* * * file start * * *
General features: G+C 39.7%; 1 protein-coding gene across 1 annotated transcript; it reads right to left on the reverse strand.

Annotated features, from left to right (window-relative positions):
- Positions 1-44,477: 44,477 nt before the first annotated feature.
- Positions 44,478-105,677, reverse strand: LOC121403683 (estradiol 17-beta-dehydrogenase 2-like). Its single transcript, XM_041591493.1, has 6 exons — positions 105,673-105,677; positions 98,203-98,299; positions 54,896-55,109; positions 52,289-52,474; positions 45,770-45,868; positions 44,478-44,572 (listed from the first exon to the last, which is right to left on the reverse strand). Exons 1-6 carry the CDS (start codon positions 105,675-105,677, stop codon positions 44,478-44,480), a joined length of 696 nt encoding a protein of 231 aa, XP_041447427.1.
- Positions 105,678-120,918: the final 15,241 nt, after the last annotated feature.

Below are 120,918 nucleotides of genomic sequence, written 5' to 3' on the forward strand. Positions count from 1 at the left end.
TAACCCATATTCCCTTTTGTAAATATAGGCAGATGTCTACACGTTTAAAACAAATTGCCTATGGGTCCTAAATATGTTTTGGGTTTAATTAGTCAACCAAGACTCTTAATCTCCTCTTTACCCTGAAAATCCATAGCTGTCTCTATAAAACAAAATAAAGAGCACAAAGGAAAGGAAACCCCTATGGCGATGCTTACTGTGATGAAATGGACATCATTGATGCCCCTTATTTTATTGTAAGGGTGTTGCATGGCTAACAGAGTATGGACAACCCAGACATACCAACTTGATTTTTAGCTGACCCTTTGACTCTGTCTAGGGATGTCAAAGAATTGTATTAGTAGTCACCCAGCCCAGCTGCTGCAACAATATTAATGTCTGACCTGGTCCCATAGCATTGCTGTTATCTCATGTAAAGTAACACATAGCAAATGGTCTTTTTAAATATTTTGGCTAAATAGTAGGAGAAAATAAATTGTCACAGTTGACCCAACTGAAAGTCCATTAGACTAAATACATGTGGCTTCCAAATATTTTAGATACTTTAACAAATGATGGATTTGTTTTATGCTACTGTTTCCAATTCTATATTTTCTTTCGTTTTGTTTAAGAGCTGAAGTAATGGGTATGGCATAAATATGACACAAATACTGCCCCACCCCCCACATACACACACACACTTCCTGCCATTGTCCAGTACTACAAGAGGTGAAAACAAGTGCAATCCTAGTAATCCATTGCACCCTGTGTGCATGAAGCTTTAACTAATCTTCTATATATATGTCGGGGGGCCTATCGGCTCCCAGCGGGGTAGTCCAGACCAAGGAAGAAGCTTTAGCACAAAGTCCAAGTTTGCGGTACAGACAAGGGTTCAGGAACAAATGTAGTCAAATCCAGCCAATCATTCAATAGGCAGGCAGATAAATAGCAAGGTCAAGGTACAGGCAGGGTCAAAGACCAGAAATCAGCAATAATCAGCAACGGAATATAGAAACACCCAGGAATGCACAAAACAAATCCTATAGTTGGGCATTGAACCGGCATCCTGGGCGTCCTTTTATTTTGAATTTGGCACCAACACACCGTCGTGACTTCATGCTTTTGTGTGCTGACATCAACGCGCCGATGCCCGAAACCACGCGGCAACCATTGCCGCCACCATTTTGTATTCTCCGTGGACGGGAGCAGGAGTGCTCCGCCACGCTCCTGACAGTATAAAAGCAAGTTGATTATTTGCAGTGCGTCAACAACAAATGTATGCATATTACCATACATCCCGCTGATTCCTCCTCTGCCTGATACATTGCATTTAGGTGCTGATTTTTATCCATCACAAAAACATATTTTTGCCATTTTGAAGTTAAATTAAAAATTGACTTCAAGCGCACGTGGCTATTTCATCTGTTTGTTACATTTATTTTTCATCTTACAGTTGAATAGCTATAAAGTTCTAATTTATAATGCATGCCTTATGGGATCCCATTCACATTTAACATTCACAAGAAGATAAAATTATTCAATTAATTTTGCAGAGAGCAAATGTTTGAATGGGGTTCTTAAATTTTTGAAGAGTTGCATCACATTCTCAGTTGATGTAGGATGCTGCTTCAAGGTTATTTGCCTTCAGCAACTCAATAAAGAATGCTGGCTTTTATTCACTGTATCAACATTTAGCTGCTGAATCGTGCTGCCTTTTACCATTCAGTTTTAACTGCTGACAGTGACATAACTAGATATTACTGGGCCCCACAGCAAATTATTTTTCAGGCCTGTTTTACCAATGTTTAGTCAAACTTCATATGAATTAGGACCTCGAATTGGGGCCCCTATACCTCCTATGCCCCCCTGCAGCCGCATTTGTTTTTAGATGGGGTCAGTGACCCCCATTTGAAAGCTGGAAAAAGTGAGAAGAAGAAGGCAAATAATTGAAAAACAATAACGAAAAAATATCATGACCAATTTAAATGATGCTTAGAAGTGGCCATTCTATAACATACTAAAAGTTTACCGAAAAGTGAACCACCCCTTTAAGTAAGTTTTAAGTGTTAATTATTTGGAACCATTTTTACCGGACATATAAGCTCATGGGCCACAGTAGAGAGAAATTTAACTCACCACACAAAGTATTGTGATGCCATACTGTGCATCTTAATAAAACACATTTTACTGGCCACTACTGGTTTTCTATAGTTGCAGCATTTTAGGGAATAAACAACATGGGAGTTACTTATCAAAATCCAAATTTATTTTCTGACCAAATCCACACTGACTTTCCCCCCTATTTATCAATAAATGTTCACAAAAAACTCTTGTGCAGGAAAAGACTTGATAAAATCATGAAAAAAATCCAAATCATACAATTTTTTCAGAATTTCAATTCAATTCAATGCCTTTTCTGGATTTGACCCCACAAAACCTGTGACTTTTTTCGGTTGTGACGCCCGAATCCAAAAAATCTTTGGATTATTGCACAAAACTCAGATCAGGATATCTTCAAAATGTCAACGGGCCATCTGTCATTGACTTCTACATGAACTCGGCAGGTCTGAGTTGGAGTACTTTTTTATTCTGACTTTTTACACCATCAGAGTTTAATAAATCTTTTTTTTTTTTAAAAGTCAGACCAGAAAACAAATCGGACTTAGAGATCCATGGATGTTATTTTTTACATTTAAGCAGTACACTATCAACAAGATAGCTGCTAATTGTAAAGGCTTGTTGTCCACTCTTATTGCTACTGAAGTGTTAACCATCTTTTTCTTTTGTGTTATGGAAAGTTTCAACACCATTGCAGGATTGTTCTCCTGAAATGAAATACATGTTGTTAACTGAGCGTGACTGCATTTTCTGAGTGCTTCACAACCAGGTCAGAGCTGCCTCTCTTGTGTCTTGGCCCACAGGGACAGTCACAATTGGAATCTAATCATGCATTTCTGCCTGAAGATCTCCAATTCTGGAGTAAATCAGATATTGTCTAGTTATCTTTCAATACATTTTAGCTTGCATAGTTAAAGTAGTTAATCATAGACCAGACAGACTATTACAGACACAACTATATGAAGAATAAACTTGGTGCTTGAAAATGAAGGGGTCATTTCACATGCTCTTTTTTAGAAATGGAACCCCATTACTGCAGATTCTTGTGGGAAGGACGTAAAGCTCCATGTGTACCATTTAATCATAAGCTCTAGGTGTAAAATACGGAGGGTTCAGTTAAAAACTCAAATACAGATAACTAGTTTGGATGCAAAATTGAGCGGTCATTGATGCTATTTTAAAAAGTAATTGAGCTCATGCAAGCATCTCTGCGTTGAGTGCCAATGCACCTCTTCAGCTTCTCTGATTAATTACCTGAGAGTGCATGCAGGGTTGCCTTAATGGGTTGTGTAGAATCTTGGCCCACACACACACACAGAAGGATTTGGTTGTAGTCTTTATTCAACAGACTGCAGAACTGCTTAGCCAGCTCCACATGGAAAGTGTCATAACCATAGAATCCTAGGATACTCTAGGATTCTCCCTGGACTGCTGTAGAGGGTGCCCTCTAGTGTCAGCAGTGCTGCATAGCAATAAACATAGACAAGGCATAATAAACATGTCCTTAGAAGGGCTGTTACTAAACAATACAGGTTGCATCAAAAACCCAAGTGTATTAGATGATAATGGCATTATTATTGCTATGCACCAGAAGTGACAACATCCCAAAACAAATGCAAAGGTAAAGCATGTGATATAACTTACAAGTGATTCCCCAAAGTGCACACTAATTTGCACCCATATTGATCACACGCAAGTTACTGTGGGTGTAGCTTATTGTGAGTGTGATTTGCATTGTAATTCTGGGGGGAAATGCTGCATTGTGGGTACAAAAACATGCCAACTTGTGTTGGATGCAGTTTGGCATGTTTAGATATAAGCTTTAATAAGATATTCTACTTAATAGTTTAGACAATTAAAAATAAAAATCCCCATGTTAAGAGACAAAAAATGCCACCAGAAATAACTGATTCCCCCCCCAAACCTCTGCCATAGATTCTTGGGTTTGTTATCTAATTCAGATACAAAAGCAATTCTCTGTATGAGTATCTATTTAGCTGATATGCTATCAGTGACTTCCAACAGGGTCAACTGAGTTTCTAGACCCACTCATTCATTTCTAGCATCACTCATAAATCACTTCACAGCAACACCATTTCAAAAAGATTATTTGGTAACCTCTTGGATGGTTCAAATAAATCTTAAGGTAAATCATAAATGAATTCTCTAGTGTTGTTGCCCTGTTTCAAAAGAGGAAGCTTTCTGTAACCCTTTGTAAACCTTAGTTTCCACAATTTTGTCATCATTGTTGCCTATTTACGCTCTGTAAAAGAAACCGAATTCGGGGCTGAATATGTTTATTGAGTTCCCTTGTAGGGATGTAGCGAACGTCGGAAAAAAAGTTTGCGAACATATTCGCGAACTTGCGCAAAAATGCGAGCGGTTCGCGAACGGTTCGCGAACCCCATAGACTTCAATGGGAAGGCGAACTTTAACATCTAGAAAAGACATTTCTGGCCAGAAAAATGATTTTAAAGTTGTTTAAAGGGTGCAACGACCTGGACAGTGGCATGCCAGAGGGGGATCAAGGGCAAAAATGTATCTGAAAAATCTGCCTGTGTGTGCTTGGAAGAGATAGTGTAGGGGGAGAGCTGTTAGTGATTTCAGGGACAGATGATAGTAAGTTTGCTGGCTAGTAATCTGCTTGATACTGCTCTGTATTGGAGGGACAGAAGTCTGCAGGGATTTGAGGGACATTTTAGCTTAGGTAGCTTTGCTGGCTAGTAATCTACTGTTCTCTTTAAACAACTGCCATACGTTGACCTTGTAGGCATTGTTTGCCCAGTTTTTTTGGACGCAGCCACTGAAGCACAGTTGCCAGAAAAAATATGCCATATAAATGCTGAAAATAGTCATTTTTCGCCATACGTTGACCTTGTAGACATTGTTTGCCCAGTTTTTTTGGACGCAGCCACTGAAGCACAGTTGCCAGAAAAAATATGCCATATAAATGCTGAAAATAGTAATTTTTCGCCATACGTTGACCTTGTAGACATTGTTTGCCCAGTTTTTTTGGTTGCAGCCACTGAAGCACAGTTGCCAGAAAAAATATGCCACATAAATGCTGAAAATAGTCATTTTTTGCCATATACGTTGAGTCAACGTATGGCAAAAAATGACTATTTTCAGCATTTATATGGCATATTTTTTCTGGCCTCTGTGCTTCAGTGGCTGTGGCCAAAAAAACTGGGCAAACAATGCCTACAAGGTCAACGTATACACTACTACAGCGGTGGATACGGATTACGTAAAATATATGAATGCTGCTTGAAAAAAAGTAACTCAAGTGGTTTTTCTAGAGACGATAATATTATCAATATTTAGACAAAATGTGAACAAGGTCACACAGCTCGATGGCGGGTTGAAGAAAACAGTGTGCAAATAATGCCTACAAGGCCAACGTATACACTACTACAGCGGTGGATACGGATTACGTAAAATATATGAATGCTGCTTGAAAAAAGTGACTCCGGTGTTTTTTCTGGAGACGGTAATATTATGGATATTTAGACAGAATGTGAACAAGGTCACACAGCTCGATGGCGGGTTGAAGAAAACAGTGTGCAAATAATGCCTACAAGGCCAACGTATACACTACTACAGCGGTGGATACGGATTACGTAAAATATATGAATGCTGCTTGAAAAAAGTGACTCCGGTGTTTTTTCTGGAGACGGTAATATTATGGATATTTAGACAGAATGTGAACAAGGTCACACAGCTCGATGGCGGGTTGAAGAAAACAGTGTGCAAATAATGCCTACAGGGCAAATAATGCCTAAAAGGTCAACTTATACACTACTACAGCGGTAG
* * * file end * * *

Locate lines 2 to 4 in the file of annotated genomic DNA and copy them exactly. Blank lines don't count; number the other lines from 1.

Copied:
Annotated features, from left to right (window-relative positions):
- Positions 1-44,477: 44,477 nt before the first annotated feature.
- Positions 44,478-105,677, reverse strand: LOC121403683 (estradiol 17-beta-dehydrogenase 2-like). Its single transcript, XM_041591493.1, has 6 exons — positions 105,673-105,677; positions 98,203-98,299; positions 54,896-55,109; positions 52,289-52,474; positions 45,770-45,868; positions 44,478-44,572 (listed from the first exon to the last, which is right to left on the reverse strand). Exons 1-6 carry the CDS (start codon positions 105,675-105,677, stop codon positions 44,478-44,480), a joined length of 696 nt encoding a protein of 231 aa, XP_041447427.1.